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LETTER: Rossland’s Columbia/Washington infrastructure upgrade

Dear editor,

A while ago in Rossland, there was an open forum between City staff, councillors and the public.  One of the clear messages was a promise for more   open government.  Recently, there has been a process conducted by the City of   Rossland which has been anything but open – the proposal for an  infrastructure upgrade of Columbia Avenue and Washington Street in  conjunction with the Ministry of Highways repaving of Columbia Avenue this  year. 

The City proposes a budget of $6 million for this project, which  represents a very large local tax burden for homeowners estimated by the City  to be 10%, with another report of closer to 17% annually, for the next 15-20  years.

Council approved an Alternative Approval Process for this project.  Notices  of Intent were posted before Christmas in The Trail Times and on the City  website.  If you did not see the notices (as I didn’t, I was out of town)  or look on the City Website you may not have been aware of the City’s  plans.  And, what about the people in Rossland who do not receive the Trail Times or regularly surf the City Website looking for surprises?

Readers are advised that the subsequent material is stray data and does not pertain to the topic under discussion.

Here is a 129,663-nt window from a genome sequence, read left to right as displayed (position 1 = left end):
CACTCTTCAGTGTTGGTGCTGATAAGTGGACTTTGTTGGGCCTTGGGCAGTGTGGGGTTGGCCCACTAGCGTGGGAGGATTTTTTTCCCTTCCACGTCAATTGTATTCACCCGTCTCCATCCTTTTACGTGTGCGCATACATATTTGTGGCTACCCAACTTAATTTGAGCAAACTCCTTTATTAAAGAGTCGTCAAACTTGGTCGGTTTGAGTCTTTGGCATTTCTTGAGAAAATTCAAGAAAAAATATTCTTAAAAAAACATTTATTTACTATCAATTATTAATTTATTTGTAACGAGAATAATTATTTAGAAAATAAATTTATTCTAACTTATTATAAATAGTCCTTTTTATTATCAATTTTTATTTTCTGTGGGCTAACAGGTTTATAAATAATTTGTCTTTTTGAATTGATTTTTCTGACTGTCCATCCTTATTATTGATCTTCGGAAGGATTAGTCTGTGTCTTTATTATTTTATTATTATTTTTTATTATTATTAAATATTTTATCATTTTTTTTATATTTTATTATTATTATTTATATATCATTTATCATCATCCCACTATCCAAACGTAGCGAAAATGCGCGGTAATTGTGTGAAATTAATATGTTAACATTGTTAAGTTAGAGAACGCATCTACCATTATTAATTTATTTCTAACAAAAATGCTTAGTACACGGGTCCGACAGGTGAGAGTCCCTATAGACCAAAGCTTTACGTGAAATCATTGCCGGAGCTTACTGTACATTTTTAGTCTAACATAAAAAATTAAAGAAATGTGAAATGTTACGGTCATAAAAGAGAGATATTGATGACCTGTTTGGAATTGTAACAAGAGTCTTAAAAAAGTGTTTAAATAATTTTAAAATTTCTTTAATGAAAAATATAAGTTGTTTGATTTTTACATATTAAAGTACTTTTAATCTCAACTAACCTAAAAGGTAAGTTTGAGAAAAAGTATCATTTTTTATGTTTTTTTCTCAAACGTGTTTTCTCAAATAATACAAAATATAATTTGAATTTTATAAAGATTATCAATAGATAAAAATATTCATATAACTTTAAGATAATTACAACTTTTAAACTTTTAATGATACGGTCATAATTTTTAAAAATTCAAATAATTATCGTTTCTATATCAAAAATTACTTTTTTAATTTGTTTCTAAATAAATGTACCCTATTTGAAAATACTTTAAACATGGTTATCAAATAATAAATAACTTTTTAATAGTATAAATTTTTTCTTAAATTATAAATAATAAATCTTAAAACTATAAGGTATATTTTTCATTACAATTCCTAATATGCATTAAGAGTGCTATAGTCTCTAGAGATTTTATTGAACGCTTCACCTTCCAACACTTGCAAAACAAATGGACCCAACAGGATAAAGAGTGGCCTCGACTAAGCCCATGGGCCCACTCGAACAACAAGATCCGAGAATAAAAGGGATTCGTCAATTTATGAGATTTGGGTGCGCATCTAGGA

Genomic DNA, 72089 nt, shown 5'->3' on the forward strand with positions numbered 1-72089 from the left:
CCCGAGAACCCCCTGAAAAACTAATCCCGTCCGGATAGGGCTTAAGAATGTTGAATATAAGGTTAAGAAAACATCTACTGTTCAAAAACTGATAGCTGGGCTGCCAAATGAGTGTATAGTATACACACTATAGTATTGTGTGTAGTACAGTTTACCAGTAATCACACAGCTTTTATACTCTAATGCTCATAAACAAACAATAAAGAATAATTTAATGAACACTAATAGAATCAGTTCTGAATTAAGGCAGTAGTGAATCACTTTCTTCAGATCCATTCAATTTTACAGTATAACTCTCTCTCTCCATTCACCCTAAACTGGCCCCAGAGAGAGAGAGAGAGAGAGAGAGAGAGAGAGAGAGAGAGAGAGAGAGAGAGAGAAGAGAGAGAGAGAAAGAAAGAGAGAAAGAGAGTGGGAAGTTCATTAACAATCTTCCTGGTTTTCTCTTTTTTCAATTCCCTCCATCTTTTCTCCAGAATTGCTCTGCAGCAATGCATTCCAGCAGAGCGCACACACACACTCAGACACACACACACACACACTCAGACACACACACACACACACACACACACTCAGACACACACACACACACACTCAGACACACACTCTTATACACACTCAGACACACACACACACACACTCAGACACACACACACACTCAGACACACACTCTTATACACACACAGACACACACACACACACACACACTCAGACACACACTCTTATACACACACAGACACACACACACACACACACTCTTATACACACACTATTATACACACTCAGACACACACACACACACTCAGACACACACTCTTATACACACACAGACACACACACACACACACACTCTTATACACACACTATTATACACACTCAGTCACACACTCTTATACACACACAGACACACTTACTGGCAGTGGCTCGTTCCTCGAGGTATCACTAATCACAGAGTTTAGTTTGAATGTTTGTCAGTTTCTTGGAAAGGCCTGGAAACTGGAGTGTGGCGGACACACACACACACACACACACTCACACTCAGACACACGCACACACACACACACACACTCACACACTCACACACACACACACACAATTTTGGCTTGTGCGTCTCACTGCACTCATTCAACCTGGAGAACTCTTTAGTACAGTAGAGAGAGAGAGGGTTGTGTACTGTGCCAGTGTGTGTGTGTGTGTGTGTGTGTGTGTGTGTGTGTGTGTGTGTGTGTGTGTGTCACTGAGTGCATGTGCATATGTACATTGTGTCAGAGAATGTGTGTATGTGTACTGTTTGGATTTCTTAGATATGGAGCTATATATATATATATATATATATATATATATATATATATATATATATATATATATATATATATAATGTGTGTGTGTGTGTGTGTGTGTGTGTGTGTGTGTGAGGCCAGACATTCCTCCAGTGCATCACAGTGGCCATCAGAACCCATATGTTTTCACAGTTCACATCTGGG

They, like  me, did not realize the implications of the process these announcements  triggered, namely – if you objected to this process, you had to obtain a  form from City Hall, and register it.  No form implied consent! In late  January, at the last moment, a City Newsletter was mailed to residents of   Rossland describing the process with estimated costs, a letter not approved  by Council.  In my opinion, this letter should have been mailed, with full  Council input IN NOVEMBER instead of by a “below-the-radar” approach of  bare minimum required advertising.  A scant 19 people in Rossland formally  objected, a number that was less than the 10% requirement and so the plan is  proceeding.  The whole process, while minimally following ‘due process’  appears subversive, and does not reflect open government.  City staff should  be ashamed of themselves.  Rossland Councillors Stradling, Charlton and Smith
expressed concerns for the approach which the City chose.
 

Because of the magnitude of the potential tax burden, I want Rossland Council  to approve a special motion allowing a referendum to be held seeking taxpayer  approval for these projects and that the referendum take the form of two parts:  (1) Approval for Columbia Avenue infrastructure upgrade, and (2)  separate Approval for the Washington Street infrastructure upgrade which,  according to the City Website also includes part of Spokane Street.  Any  changes to the “streetscape” should be vetoed at this time.

Separate realistic costs and tabulated benefits should be provided for both  possible projects together with a table describing the annual tax increments  and total 20 year cost to current residents.  This way the taxpayers can  decide whether one, both, or neither projects should be undertaken.  While  Council is elected to make decisions, certain ones of these are sufficiently  large to warrant direct public input.


Betty Jenkins
Rossland